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Tropentag 2017, September 20 - 22, Bonn, Germany

"Future Agriculture: Social-ecological transitions and bio-cultural shifts"


The Impact of Wild Plant Foods in Reducing the Minimum Cost of a Nutritious Diet in Turkana, Kenya Using Linear Programming Modelling

Jacob Sarfo1, Gudrun B. Keding2,1, Julia Boedecker3, Elke Pawelzik1, CÚline Termote3

1University of Goettingen, Division Quality of Plant Products, Germany
2University of Bonn, Center for Development Research (ZEF), Germany
3Bioversity International, Healthy Diets from Sustainable Food Systems, Kenya


Abstract


The objective of this study was to determine the minimum cost of a nutritious diet for children: 6-8 months, 9-11months, and 12-23 months and women (15-49 years): non-pregnant/ non-lactating, pregnant and lactating by modelling locally available foods with or without wild plant foods. Three pastoralists and three agro-pastoralists villages were randomly selected from a list. Market surveys were conducted in each village for plenty and lean seasons in 2016. Focus group discussions (FGD) were held with ten women per village to determine culturally accepted dietary habits (minimum and maximum constraints of food) and these constraints were verified against the 25th and 75th percentiles of actual dietary intake from a 24h recall tool applied to 180 households. Results from a FGD on agrobiodiversity following the 4- cell methodology developed by Bioversity International were used to select three wild vegetables and three wild fruits for modelling. All data were entered in the Cost of Diet software developed by “Save the Children UK” to model a Locally Adapted Cost Optimised Nutritious (LACON) diet.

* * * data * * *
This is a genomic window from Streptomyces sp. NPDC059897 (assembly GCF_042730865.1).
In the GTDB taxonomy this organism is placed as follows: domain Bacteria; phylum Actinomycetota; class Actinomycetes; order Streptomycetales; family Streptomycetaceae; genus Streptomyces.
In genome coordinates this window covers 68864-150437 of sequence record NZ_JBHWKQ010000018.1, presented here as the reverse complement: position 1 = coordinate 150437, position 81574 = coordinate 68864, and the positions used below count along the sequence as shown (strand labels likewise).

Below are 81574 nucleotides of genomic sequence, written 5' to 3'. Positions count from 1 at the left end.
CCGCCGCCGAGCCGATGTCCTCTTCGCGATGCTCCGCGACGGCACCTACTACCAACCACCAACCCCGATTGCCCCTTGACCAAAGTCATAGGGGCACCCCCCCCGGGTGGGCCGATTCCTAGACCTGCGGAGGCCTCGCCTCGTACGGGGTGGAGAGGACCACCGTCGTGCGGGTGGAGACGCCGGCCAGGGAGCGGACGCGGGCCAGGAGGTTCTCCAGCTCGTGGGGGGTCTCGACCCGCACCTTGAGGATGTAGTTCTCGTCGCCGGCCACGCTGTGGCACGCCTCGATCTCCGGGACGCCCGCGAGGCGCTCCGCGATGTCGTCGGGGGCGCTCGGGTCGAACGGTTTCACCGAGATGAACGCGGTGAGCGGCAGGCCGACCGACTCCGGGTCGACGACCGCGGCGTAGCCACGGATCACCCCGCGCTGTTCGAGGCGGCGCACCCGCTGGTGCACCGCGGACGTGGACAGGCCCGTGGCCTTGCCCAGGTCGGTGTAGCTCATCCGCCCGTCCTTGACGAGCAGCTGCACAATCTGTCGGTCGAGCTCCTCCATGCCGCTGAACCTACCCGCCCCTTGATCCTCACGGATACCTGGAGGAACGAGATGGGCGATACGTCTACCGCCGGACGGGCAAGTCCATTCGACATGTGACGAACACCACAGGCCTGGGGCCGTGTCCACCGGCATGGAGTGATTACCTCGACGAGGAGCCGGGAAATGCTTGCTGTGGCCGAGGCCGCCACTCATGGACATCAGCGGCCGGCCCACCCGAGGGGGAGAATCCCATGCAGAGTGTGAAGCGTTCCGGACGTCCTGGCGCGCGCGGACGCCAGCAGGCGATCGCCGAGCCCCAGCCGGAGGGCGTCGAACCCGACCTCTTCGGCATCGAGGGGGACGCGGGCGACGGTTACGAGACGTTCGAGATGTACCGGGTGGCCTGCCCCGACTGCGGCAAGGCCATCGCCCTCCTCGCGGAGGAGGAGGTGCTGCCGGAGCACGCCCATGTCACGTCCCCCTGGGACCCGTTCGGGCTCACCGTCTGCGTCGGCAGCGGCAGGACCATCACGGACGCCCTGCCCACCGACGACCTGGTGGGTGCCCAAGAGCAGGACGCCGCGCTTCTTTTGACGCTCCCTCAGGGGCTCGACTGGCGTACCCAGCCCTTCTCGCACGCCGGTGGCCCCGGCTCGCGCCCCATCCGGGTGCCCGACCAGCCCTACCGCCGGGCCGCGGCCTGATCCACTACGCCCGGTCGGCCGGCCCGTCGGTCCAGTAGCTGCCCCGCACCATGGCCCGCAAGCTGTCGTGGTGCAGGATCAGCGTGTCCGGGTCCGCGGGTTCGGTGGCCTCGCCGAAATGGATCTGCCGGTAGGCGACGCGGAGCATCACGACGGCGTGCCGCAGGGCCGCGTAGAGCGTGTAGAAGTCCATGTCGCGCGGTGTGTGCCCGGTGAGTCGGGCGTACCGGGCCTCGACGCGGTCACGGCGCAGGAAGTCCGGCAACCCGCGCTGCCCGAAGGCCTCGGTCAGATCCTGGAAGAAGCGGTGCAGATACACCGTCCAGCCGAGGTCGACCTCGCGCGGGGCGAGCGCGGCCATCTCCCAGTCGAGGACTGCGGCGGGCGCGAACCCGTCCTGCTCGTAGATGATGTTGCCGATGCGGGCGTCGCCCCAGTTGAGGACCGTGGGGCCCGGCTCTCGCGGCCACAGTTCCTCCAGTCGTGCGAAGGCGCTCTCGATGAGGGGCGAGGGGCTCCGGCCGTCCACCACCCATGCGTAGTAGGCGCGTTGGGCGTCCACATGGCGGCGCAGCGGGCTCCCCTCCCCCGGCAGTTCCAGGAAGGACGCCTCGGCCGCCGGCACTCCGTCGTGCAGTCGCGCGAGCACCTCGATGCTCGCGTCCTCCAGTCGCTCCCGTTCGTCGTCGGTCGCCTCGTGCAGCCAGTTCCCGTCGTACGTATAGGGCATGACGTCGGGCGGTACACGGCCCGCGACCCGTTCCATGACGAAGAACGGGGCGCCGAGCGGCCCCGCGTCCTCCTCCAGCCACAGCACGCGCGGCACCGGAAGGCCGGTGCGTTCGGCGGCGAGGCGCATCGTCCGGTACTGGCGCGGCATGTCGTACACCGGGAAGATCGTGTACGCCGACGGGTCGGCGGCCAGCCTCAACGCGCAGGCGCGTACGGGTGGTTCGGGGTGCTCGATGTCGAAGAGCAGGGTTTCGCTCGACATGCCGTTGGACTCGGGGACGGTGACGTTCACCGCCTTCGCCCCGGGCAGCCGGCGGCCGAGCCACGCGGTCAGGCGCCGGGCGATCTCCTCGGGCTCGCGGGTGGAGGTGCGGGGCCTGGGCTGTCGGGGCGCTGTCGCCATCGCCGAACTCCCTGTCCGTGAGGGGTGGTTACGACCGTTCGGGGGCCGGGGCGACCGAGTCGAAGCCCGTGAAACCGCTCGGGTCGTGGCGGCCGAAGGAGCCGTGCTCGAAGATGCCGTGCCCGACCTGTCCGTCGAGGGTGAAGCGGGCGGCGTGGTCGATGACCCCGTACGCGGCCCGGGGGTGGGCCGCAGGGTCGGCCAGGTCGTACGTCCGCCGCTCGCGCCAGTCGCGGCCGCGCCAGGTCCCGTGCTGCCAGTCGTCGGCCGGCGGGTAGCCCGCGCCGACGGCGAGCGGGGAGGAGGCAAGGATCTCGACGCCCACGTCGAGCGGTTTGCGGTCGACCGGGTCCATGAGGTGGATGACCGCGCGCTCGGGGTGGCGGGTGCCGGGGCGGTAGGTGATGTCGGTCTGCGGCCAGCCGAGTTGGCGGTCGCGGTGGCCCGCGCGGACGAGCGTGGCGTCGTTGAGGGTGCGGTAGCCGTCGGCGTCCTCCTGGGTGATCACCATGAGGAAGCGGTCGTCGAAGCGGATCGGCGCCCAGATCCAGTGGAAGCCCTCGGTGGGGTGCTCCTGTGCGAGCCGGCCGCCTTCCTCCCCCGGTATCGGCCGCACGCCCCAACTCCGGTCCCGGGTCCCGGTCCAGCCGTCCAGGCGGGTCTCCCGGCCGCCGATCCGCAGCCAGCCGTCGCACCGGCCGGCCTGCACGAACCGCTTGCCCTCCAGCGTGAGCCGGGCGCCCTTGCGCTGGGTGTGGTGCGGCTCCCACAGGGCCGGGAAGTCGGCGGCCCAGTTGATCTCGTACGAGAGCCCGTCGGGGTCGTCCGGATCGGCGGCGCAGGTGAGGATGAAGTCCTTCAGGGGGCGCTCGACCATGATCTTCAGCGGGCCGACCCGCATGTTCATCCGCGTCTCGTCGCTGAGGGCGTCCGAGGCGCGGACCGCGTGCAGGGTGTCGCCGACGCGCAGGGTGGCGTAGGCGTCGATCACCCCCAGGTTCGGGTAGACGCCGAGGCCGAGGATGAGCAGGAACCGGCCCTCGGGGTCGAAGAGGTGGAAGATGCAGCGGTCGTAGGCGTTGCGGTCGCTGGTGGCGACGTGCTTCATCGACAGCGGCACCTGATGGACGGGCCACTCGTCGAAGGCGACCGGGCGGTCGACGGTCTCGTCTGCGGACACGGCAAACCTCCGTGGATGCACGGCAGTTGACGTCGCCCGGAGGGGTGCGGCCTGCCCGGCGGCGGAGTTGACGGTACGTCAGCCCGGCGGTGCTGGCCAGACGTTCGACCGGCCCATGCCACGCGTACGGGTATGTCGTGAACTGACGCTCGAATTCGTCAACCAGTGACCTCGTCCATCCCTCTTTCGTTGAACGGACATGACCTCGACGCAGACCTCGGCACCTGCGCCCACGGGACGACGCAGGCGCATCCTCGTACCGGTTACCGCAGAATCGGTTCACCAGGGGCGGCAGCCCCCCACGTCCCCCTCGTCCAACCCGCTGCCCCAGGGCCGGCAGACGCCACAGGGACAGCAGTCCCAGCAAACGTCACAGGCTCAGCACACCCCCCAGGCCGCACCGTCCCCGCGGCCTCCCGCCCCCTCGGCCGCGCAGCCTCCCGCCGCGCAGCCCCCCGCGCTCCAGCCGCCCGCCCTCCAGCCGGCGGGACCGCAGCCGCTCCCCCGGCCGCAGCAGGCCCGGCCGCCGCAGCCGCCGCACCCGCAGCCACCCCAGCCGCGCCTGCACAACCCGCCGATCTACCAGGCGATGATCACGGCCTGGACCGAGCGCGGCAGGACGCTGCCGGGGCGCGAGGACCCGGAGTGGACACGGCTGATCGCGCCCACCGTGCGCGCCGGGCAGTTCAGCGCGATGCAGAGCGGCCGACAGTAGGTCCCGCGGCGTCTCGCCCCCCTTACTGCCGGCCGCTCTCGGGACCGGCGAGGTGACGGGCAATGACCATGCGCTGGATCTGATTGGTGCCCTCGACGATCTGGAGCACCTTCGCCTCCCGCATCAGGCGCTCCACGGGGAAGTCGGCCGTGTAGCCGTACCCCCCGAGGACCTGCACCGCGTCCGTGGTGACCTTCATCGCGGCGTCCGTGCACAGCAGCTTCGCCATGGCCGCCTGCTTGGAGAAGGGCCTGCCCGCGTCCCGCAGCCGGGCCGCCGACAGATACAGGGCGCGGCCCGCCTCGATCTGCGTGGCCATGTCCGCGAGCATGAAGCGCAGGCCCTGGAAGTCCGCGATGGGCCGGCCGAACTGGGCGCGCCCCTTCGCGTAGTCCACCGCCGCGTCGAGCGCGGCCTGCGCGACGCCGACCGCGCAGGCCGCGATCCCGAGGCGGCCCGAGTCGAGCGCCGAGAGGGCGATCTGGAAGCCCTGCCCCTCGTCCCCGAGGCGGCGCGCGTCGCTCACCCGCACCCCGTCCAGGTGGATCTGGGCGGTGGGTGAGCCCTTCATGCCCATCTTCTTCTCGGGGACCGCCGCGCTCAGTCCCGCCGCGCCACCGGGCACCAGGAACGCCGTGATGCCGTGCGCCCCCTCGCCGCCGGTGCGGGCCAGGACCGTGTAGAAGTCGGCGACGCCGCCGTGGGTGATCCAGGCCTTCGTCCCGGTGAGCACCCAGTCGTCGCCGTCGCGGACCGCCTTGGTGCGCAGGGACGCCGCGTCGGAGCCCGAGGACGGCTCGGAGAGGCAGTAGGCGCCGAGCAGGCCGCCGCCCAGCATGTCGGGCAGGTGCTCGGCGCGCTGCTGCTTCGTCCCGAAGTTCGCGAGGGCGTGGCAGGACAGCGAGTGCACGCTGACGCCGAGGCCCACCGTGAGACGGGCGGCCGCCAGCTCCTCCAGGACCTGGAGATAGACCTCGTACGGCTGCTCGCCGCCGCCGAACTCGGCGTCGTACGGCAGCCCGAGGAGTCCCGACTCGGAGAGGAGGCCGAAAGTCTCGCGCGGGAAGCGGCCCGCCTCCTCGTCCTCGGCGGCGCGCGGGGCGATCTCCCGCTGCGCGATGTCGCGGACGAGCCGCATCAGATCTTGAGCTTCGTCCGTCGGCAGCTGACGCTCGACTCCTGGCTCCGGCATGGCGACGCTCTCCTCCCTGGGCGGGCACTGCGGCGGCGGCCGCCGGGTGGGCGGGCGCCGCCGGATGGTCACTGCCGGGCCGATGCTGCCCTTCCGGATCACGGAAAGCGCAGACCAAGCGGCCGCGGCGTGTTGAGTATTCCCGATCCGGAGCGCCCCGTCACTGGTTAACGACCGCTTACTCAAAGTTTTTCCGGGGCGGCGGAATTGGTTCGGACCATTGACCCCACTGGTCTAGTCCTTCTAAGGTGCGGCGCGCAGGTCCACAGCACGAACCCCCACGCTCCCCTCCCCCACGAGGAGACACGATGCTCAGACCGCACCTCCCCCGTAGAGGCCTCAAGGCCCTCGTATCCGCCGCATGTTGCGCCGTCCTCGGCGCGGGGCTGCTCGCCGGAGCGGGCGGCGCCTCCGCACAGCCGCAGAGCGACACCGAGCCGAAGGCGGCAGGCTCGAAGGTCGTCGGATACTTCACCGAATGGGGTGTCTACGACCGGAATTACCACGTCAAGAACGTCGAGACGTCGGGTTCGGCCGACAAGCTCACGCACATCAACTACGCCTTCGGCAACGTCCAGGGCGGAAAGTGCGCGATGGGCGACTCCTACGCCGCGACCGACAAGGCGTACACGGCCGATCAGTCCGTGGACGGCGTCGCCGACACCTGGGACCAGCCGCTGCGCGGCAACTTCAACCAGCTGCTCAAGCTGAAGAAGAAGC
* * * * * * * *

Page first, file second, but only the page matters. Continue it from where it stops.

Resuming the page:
The modeled LACON diet without wild plant foods costs between 49 - 101 Kenyan Shillings (KES) ($0.5- $1) daily in the plenty, and between 59-119 KES ($0.6- $1.2) in the lean season for children 6-8, 9-11 and 12-23 months. For non-pregnant/ non- lactating, pregnant and lactating women it costs between 173-247 KES ($2- $2.4) and 226-304 KES ($2.2-$3) respectively in the plenty and lean seasons. Diets modelled with all wild vegetables reduced to a large extend the cost of diet for all groups in both seasons. The most significant cost reduction was found by adding Solanum americanum, for pregnant women in both seasons, namely 47% cost reduction. Iron and zinc nutrient deficiencies were found in LACON diets without wild plant foods of all groups except lactating women.
Models with all wild vegetables provided the cheapest LACON diets, but they still remain unaffordable for most households in Turkana irrespective of their wealth level. Nonetheless, wild plant foods have a positive impact on the reduction of the cost of diets as well as making up for nutrient deficiencies.


Keywords: Affordability, cost of diet, LACON, wild plant foods


Contact Address: Jacob Sarfo, University of Goettingen, Division Quality of Plant Products, Zimmermannstrasse 16e, 37075 Göttingen, Germany, e-mail: jsarfo4@gmail.com


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